Zambia Lights Up Coal Option as Hydropower Dries Up

Zambia is gambling on a controversial solution to its crippling power outages – a new coal-fired power plant. The green light was given by the Energy Regulation Board for a 300-megawatt facility in the south, doubling the capacity of an existing coal plant. This decision comes as the nation grapples with its worst drought in decades, squeezing output from its usual workhorse – hydroelectric dams.

“We are heavily reliant on hydro,” explained a spokesperson for the Board. “This dependence exposes us to severe shortages whenever water levels drop.” The El Nino-induced dry spell has been brutal, forcing the government to cut its 2024 economic growth forecast and subject residents to frustrating daily power cuts.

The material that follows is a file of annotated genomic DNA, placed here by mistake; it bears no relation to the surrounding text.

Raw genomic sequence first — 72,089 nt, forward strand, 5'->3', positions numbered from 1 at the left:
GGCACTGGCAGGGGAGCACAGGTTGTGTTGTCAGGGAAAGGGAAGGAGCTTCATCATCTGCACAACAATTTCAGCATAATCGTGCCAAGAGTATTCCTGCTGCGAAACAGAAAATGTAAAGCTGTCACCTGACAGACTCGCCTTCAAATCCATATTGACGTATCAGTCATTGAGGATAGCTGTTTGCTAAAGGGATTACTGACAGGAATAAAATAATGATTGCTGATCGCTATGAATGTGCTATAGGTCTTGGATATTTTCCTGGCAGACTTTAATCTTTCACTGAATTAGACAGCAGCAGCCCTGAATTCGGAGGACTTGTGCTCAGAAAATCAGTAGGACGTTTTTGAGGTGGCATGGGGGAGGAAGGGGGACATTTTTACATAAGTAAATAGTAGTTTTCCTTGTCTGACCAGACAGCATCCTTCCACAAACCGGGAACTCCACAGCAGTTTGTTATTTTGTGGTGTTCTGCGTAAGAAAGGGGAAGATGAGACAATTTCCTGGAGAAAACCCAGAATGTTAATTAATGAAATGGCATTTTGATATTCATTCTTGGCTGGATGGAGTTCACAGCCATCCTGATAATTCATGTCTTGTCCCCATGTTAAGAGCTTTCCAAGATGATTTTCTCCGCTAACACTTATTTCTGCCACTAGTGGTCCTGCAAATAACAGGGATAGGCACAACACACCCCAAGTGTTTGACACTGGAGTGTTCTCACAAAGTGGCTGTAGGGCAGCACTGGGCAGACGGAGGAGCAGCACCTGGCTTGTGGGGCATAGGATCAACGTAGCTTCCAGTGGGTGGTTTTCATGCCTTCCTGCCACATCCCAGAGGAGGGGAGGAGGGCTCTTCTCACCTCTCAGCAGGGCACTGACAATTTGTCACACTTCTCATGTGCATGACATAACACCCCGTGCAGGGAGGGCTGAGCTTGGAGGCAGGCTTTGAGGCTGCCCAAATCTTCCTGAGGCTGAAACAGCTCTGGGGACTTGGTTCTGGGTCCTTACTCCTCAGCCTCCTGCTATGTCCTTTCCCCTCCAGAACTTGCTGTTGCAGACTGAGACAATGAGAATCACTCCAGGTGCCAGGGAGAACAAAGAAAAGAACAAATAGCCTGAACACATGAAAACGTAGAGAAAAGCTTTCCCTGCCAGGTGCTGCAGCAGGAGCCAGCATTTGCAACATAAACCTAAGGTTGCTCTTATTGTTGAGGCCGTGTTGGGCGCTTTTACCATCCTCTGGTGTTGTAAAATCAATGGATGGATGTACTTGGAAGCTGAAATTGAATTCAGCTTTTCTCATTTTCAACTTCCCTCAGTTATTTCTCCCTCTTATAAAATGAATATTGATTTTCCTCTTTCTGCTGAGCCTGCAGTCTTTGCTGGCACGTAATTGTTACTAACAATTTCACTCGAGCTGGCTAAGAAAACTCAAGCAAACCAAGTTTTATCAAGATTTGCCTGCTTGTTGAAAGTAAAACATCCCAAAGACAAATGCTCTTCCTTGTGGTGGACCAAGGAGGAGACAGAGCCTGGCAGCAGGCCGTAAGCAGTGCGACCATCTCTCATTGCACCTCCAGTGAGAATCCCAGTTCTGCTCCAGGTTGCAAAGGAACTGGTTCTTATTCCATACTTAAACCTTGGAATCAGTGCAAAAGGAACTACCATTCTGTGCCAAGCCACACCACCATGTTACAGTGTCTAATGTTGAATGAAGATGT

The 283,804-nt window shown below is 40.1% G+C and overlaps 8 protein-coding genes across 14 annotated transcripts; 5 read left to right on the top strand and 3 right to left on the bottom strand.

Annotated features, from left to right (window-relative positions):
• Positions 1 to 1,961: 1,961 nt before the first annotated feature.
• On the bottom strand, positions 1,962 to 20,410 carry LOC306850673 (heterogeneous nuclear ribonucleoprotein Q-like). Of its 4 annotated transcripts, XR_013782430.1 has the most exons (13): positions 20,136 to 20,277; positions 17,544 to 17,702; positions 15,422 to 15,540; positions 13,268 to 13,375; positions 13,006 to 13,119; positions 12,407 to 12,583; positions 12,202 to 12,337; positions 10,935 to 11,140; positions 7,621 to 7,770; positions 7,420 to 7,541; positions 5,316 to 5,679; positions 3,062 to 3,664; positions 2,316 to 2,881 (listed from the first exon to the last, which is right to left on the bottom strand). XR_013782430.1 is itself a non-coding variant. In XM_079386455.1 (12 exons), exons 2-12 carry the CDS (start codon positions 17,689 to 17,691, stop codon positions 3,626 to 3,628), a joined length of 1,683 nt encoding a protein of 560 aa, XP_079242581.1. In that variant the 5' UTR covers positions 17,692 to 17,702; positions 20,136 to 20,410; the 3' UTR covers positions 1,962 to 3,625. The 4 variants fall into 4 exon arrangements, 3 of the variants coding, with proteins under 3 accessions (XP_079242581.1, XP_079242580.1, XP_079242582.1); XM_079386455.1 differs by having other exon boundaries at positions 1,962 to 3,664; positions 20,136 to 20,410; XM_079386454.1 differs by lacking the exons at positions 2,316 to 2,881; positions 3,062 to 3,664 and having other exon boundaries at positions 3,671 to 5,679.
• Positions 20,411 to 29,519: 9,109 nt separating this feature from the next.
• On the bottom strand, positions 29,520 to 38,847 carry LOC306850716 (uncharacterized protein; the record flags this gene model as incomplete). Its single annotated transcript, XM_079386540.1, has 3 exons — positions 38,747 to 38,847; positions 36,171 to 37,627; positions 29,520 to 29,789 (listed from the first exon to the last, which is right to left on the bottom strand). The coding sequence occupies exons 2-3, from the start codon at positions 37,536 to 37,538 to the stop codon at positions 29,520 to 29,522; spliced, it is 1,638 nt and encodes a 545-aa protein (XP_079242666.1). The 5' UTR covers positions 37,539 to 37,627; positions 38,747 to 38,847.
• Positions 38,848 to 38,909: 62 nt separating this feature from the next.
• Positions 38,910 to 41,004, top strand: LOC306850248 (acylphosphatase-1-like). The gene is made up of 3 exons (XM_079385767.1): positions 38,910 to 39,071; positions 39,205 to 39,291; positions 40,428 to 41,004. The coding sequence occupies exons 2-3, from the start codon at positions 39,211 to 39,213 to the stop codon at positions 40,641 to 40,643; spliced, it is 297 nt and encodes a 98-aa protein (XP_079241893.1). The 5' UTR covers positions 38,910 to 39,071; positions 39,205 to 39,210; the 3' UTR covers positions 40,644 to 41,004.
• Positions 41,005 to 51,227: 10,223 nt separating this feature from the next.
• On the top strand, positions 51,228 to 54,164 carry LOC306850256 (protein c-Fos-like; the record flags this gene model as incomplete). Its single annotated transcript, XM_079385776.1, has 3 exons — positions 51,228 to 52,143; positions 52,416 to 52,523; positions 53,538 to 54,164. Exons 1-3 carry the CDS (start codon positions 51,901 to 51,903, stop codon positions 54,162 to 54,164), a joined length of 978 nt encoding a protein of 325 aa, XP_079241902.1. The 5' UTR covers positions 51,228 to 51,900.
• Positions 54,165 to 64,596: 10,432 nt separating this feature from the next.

The project will be spearheaded by Maamba Collieries, a company majority-owned by Hyderabad-based Nava. “We signed an implementation agreement with Zambia in June and are nearing financial closure,” said a Maamba spokesperson. While the company seeks backing for the estimated $400 million project, a question mark hangs over securing funding. “Financing new coal plants is becoming increasingly difficult,” a financial expert told the Sunday Times. “Many banks, even Chinese state-owned lenders, are shying away from dirty fossil fuels.”

This shift towards renewable energy sources leaves Zambia in a bind. Coal offers a fast-track solution to the immediate crisis, but environmental concerns loom large. The Sunday Times understands Zambia’s national pension fund is considering a proposal to partially finance the project. Whether they choose coal or explore alternative solutions, Zambia faces a critical decision: short-term relief or a sustainable future.

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